Civic Tech | November 25, 2020

Why impact investors should double down on democracy funding

Sarah Williams
Guest Author

Sarah Williams

The post-mortem on this election is far from over, but as the news of the past few weeks has unfolded, we are seeing signals about what mattered and what’s next. As long-time impact investors that launched a new democracy portfolio after 2016, it’s been a wild time to be an investor in this space.

In 2008, we began investing in farmer cooperatives and first-time impact fund managers to help launch the field of impact investing. Through creative use of risk and first-loss capital, and bets on high-potential experiments and emerging social impact talent, we helped leverage hundreds of millions of dollars for impact. Many of our early investments have become anchors in the impact investing ecosystem.  

In early 2017 we launched Propel Democracy, a $5 million initiative to spark investment in innovative strategies for building progressive power and increasing engagement in historically underrepresented communities. Leveraging our prior experience, we provided philanthropic, political and investment capital to fund experimentation and risk-taking. We believed that deep investment in overlooked places combined with creativity and new energy propelled by the 2016 election would have the potential to lead a generational transformation in American democracy. We open-sourced our diligence and worked in close partnership with other funders, ultimately moving millions more in aligned funding. 

Many of the bets we made early have yielded strong results and have significant implications for issues impact investors care about – a healthy planet, access to education, health care, jobs and a strong economy that works for the many, not just the few. Our experience operating across the impact investing and political spheres over the past four years confirms our hypothesis: to create lasting change, impact investors should think of political funding as a key component of a diversified portfolio of investing.  

To build this portfolio, we scanned the democracy landscape and forecasted 5 trends to guide our investments. Here’s how they played out, so far:

  1. The swing voter would not be red to blue, but nonvoter to voter. For decades our country has been on a steady trajectory toward a growing percentage of Black, Latinx, and Asian American-Pacific Islander populations. But demographics isn’t destiny. Building a multi-racial, multi-generational coalition requires investment and authentic, long-term engagement. Organizations we have supported with political funding such as Color Of Change, which builds Black power; Care in Action, which organizes primarily women of color who are workers in the care economy; and Mijente, which organizes across Latinx communities, are increasingly connecting with their members around civic participation and working to hold elected officials accountable for real change. As Mijente’s Marisa Franco wrote in the New York Times this week: “When we knocked on doors in Latino neighborhoods, people told us over and over that they’d never been contacted before.”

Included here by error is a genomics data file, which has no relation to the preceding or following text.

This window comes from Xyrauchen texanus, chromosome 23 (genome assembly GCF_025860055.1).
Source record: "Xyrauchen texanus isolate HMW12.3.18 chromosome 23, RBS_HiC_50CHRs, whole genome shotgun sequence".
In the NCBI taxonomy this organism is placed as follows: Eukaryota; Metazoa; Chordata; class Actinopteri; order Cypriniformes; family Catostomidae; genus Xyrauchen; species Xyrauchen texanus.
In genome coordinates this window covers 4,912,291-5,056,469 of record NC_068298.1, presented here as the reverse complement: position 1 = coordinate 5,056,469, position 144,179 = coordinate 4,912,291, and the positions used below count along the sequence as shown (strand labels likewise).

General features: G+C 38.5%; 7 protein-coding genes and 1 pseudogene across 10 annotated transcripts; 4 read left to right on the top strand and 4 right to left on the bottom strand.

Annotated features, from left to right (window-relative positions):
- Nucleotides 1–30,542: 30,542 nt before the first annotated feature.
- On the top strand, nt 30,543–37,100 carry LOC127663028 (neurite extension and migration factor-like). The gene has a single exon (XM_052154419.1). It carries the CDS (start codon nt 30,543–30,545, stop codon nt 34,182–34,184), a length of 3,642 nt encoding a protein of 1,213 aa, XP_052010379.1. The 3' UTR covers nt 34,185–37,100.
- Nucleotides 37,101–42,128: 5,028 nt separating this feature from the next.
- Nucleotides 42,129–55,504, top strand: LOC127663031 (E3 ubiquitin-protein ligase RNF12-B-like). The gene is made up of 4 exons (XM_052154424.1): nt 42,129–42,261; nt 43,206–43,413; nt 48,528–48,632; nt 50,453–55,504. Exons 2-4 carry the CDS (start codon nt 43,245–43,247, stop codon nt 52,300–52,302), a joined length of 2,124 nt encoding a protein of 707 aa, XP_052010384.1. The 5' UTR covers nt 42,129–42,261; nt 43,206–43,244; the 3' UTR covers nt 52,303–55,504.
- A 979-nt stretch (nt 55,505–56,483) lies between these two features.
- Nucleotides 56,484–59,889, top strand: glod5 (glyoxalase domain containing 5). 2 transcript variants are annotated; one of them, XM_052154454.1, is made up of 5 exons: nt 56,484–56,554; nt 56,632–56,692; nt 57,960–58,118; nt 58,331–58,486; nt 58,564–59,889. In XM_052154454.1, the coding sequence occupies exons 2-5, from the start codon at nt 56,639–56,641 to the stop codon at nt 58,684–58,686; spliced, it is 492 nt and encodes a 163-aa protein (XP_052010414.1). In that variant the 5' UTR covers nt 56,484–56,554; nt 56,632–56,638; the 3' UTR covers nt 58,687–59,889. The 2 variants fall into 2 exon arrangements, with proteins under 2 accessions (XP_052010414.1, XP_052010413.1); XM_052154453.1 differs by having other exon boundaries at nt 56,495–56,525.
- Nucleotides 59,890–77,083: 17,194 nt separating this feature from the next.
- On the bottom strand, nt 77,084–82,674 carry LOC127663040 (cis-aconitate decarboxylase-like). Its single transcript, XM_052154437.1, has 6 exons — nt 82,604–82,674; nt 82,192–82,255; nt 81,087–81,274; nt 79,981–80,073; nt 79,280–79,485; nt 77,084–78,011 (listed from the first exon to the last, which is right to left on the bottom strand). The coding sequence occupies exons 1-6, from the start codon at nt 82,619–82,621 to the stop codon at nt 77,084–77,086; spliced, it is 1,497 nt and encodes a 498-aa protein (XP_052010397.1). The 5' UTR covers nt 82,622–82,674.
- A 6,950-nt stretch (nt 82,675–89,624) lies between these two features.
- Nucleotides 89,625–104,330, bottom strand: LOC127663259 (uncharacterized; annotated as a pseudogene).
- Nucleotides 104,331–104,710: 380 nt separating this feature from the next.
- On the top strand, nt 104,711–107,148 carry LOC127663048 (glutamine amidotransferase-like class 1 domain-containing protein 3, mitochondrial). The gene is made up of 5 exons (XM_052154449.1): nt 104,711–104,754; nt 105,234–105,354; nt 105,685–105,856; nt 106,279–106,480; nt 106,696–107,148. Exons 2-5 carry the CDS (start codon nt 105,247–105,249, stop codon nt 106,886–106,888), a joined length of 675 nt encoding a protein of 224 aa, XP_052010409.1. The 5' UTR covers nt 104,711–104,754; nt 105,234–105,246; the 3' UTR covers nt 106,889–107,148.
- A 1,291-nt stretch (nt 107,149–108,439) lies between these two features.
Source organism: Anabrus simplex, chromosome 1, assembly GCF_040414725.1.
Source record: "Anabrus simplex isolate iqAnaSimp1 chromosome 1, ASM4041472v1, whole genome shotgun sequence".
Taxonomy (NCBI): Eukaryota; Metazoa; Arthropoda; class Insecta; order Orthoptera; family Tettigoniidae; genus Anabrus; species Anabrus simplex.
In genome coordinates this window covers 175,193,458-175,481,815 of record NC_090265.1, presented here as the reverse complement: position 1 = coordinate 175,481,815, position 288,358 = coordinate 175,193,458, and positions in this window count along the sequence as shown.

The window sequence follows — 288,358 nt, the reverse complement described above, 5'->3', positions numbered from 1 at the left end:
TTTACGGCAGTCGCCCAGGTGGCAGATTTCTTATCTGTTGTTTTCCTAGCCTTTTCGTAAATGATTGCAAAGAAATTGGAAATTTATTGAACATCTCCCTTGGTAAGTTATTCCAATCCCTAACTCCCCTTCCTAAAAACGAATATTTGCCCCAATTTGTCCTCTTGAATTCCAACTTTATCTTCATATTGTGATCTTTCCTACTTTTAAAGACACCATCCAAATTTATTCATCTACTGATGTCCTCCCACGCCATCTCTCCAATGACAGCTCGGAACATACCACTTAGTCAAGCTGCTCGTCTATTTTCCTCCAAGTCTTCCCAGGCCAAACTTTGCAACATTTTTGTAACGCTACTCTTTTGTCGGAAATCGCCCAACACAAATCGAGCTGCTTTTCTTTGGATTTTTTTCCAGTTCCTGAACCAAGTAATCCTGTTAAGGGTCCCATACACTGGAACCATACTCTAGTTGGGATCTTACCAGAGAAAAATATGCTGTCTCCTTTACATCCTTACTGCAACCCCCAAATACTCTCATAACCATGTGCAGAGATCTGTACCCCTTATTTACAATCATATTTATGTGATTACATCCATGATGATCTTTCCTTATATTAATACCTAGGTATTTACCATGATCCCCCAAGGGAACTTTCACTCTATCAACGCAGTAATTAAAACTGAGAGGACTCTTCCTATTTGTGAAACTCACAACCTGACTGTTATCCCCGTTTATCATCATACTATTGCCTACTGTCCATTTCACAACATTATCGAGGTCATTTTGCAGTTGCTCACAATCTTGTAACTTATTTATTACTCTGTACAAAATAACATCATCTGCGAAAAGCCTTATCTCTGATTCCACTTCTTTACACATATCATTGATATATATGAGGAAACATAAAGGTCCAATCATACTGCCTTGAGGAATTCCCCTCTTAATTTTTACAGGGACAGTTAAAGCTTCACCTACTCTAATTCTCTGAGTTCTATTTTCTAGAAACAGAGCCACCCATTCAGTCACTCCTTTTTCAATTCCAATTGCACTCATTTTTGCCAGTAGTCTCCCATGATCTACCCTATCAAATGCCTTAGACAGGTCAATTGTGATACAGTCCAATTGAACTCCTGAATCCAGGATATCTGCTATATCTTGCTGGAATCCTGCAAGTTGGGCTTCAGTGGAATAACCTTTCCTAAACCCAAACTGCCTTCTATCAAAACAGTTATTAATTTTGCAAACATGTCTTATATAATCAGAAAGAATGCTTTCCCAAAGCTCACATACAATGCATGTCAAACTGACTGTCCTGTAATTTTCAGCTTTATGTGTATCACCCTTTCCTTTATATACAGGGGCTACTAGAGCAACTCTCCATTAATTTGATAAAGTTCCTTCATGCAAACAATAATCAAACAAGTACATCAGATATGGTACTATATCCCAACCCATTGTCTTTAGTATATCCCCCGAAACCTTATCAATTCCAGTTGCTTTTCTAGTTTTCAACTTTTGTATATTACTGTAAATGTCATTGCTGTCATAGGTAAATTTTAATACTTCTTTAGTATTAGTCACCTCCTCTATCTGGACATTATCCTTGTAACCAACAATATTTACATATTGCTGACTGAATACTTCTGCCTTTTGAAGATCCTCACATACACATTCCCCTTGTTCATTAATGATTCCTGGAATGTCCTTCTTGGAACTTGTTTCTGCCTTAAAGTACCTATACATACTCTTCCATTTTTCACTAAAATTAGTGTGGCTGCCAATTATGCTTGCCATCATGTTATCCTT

The most powerful 2020 example of the newly engaged is the Movement for Black Lives, which has become the largest US movement in history with 26 million people participating in across 50 states, half of whom were engaging in political action for the first time. Organizing work by these groups and others in communities that had not been reached out to before paid off, with historic turnout among Black, Latinx, Indigenous, Asian Americans, and young people. If groups have access to ongoing resources to organize between and during election cycles, this engagement will pay dividends for democracy for years to come.
  1. Pockets of successful state-based organizing would continue to up-end our assumptions about the electoral map. Long-term, year-round local organizing has always been central to societal and political change, and the remarkable flip from red to blue in Arizona and Georgia is no different. Years of skilled organizing in communities of color laid the groundwork for these results in 2020. With increased resources, in part from new donor networks like Way to Win and Movement Voter Project, state-based groups were among the stars of this cycle – winning races up and down the ballot, building a pipeline of candidates for the future that reflect the communities they serve, and fighting for legislative wins that have real impact in people’s lives. And they did all this while working to support and connect with their communities in the midst of a global pandemic. The amazing leaders of these organizations are the Stacey Abrams’ of tomorrow — Tram Nguyen of New Virginia Majority, Tomas Robles and Alejandra Gomez with LUCHA in Arizona, Nse Ufot from New Georgia Project, and Andrea Mercado at New Florida Majority, among others.  
  1. The tremendous political experimentation that emerged after 2016 would necessitate rapid, risk-tolerant investment. Propel moved quickly to invest in the surge of innovation in 2017, believing that early funding would allow for critical beta-testing of ideas and enable successful experiments to reach scale in time for 2020. Efforts like Swing Left, Indivisible, and Mobilize, as well as lesser-known innovations like The Movement Cooperative, were launched during this period. The Movement Cooperative, now a 70+ member cooperative of independent non-profit organizations, leveraged the co-op structure (more often seen in housing or food co-ops) to create shared infrastructure and collectively purchase technology tools and access to the privately-held data file of voters. This approach accelerated the data and technical capacity of key progressive organizations, ranging from MoveOn and NARAL to the Sunrise Movement and Color Of Change, and resulted in tens of millions of dollars in savings for these groups that could then be used to engage and mobilize members and voters.